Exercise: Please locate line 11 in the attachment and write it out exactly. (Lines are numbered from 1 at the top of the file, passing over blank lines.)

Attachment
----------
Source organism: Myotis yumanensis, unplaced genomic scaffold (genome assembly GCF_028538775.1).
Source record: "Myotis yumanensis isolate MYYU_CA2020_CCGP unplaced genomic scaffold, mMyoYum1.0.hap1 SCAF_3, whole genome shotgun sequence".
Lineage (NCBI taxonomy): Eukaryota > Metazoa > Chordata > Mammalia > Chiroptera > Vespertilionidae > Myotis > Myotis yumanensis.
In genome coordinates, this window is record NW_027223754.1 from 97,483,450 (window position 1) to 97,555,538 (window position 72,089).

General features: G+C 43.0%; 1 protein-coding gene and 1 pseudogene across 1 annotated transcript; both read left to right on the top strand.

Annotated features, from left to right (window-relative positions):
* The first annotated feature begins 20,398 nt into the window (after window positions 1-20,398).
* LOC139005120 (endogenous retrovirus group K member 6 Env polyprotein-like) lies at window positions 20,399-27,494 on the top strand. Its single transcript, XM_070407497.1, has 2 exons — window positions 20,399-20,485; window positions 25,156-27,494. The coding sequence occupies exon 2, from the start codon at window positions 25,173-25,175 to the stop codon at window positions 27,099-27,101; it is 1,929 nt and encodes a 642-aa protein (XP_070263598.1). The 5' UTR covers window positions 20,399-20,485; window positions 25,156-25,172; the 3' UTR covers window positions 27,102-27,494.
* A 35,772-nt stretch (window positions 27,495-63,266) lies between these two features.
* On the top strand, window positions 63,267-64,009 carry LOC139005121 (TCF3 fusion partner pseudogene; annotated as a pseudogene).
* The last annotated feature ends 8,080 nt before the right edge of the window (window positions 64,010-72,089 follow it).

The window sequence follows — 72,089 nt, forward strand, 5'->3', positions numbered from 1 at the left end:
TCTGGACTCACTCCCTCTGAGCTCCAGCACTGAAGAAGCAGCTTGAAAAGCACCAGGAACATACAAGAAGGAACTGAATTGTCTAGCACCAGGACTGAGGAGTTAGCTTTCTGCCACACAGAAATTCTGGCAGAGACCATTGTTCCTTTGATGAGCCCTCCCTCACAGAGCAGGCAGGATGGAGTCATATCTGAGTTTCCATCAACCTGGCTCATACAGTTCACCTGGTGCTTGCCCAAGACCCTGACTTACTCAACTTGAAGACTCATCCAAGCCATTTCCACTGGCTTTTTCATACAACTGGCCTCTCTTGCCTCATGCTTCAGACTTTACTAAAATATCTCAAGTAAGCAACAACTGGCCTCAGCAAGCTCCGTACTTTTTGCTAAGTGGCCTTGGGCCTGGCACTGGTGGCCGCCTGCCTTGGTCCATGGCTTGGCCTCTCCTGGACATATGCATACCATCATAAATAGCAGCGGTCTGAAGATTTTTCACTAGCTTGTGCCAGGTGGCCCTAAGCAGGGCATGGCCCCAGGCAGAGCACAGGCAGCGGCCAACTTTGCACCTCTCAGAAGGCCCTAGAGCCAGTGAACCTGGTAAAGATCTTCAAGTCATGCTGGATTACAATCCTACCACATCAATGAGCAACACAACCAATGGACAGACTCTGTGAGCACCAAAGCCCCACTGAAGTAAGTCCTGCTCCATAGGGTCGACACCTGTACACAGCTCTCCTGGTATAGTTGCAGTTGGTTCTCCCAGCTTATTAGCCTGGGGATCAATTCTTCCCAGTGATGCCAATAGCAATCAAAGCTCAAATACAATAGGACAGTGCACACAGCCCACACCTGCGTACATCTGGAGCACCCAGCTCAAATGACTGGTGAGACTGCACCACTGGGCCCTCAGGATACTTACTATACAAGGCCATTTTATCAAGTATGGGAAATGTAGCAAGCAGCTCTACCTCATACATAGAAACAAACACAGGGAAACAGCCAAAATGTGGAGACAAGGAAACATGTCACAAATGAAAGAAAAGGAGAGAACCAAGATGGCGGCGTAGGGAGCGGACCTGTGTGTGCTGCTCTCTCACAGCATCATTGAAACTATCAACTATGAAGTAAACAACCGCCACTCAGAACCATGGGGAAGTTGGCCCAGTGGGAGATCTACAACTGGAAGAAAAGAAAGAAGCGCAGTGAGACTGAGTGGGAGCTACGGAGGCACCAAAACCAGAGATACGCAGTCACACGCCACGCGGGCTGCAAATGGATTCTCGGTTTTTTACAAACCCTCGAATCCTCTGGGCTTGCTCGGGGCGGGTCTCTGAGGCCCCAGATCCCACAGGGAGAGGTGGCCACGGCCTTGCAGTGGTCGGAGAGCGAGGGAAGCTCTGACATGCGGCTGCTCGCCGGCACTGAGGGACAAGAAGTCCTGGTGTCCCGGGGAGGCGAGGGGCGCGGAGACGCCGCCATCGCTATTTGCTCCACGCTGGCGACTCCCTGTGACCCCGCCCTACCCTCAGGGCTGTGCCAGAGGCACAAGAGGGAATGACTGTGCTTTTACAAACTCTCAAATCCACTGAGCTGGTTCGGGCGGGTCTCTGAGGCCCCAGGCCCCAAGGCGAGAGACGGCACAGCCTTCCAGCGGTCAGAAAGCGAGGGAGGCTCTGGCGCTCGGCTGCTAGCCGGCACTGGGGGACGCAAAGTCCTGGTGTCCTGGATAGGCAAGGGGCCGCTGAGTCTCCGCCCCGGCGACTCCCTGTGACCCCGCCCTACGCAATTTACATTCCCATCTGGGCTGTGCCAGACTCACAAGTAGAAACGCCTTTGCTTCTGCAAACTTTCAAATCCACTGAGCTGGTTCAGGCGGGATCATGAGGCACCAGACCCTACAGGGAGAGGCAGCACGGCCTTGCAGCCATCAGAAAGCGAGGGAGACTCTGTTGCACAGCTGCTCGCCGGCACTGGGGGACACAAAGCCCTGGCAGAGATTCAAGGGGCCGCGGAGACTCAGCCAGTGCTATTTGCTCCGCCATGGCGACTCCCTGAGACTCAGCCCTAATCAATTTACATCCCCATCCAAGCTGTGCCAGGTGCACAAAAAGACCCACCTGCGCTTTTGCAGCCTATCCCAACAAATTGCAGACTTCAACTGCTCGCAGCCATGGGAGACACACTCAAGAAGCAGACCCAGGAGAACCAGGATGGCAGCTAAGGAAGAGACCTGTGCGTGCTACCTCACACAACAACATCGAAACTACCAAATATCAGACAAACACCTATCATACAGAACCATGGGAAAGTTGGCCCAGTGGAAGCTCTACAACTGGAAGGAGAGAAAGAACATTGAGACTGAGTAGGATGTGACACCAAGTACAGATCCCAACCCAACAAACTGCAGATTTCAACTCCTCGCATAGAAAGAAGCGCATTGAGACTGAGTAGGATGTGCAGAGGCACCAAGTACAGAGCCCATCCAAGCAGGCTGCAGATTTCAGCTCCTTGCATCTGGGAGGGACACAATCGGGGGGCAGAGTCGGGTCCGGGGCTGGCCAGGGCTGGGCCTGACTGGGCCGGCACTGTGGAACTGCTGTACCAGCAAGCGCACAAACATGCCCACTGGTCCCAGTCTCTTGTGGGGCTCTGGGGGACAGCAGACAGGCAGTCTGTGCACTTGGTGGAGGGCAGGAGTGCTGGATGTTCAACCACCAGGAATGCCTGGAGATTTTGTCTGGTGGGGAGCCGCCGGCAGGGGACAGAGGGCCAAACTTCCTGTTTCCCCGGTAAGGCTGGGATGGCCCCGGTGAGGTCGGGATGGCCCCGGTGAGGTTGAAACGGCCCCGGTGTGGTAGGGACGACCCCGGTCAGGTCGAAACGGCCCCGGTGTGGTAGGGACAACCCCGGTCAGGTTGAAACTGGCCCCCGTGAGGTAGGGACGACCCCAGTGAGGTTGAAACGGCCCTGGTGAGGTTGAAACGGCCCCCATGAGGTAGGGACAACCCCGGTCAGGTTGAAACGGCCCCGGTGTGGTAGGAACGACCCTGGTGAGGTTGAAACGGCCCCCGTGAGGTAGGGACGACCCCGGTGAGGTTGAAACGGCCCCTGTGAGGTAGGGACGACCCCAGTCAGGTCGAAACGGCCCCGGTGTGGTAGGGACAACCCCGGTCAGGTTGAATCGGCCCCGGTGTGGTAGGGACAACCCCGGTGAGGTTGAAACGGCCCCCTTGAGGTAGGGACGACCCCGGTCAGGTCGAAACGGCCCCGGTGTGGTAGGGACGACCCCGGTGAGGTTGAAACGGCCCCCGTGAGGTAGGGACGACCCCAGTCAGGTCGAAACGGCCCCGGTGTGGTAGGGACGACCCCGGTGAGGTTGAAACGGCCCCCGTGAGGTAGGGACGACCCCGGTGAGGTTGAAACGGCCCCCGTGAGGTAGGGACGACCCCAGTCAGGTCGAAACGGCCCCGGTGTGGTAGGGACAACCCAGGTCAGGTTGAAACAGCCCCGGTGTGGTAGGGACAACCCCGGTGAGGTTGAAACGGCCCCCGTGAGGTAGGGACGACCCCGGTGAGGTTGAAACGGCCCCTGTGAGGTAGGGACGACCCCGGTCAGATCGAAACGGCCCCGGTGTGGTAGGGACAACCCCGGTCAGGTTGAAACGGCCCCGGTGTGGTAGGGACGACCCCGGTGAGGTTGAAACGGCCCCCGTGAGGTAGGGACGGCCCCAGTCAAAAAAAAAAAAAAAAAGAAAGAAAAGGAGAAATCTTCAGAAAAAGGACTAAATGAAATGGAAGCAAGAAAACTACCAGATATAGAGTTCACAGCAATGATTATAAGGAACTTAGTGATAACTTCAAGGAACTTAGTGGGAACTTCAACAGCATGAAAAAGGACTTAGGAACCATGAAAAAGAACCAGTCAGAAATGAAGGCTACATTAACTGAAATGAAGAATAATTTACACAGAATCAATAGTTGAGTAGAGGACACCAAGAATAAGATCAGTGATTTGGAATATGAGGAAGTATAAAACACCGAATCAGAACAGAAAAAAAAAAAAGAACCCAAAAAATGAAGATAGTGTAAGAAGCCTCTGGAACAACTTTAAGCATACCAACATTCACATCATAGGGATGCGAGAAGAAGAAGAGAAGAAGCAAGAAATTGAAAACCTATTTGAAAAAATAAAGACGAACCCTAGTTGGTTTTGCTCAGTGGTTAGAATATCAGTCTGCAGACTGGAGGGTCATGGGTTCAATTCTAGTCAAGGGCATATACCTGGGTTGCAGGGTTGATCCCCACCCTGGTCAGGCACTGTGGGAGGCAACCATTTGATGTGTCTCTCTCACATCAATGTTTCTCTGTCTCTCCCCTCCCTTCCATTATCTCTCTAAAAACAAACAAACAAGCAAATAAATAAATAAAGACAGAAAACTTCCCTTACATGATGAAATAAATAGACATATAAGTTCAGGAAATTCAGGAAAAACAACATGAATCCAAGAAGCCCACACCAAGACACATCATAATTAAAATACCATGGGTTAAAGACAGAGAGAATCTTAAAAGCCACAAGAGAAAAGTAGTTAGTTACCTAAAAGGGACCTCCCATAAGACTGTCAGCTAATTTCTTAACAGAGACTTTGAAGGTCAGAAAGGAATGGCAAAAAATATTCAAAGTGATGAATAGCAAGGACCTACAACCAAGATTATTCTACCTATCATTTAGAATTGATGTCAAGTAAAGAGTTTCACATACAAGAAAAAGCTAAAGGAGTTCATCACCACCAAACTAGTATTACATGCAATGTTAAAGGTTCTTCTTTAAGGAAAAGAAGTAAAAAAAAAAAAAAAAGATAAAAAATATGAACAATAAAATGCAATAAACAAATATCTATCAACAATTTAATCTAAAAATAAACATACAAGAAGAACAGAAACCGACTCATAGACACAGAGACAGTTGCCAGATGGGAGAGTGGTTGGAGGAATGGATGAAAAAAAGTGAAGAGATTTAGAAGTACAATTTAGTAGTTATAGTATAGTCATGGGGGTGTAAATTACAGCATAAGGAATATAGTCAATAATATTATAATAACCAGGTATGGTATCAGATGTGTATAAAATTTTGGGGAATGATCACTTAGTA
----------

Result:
* The last annotated feature ends 8,080 nt before the right edge of the window (window positions 64,010-72,089 follow it).